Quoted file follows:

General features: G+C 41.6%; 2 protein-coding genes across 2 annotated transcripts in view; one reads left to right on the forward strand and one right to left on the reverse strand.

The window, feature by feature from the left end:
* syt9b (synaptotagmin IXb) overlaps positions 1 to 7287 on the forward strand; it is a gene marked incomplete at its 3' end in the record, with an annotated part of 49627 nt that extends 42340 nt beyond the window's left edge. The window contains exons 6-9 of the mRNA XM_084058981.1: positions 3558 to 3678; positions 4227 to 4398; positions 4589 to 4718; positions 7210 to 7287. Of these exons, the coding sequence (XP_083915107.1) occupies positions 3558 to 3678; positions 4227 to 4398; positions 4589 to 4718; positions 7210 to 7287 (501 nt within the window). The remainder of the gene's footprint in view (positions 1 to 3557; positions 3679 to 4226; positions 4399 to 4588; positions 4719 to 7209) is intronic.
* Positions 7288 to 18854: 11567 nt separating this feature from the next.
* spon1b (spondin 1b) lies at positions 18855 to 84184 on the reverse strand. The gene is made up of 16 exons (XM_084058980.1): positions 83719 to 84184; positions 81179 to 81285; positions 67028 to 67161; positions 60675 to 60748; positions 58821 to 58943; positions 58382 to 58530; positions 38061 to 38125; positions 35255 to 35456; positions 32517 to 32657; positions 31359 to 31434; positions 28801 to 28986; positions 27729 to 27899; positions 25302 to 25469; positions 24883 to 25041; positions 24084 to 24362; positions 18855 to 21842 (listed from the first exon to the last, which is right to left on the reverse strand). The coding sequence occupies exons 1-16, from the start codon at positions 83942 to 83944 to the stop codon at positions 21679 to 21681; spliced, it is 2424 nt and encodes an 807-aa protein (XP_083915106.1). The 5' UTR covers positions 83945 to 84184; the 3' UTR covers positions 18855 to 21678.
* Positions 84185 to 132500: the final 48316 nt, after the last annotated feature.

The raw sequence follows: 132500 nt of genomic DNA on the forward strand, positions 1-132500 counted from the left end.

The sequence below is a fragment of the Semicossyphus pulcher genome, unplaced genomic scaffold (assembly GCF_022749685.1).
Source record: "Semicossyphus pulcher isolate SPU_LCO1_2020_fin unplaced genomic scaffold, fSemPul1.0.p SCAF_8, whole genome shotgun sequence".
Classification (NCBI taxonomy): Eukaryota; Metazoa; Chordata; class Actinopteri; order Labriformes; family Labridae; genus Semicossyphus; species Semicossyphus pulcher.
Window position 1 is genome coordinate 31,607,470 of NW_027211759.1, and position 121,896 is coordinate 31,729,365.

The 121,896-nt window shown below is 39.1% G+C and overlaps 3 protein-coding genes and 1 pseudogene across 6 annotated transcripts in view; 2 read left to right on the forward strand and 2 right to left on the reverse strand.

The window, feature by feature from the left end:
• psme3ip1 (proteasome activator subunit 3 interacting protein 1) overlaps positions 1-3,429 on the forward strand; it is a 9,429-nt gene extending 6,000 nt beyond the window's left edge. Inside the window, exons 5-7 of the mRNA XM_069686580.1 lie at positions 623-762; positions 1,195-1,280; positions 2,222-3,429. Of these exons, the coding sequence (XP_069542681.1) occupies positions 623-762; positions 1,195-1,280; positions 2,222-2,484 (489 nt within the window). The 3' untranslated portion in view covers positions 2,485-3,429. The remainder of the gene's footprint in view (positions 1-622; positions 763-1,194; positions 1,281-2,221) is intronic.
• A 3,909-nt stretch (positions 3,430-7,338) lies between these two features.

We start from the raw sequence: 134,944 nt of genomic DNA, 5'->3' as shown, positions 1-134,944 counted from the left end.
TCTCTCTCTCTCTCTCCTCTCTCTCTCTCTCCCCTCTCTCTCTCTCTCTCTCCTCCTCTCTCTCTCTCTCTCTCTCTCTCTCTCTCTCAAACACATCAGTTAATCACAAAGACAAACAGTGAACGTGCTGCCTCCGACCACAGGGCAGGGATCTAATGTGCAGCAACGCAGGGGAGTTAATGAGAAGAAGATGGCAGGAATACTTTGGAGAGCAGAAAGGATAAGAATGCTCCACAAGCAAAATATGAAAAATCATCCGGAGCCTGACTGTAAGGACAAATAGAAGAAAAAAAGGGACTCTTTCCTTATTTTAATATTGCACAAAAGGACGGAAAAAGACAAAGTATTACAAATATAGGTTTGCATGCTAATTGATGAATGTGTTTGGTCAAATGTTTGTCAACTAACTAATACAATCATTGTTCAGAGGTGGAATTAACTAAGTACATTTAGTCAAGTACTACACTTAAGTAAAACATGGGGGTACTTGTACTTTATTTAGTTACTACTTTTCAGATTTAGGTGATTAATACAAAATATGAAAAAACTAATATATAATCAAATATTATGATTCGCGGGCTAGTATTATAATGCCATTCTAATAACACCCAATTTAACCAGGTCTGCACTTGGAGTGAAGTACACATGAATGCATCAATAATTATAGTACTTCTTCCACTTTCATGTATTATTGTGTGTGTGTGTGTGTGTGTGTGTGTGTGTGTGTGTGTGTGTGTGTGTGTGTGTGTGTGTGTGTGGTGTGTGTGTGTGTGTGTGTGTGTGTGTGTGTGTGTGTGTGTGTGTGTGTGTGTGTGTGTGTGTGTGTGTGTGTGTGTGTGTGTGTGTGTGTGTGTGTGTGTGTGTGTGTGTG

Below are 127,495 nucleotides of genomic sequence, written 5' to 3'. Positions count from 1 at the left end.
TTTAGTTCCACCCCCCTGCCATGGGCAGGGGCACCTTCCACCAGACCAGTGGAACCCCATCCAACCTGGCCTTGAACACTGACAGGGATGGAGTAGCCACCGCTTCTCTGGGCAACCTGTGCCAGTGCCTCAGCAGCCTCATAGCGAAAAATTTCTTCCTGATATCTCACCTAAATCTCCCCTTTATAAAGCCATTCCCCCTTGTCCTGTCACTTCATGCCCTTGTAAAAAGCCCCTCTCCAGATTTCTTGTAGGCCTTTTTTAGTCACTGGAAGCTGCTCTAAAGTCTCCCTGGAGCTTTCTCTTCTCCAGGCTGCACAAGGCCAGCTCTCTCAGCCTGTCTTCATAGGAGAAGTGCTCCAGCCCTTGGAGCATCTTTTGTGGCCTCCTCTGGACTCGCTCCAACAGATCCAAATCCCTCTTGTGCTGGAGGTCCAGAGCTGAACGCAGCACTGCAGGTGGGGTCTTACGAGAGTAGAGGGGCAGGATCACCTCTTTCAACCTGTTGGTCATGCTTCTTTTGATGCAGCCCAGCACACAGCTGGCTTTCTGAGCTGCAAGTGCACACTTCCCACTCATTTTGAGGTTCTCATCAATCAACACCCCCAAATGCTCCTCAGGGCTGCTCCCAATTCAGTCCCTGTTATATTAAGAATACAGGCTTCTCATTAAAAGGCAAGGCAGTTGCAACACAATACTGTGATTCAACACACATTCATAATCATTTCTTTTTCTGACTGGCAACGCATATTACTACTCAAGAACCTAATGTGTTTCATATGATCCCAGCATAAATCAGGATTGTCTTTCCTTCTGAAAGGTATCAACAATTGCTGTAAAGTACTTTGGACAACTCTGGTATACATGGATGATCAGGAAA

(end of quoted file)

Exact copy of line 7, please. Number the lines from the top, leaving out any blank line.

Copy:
The raw sequence follows: 132500 nt of genomic DNA on the forward strand, positions 1-132500 counted from the left end.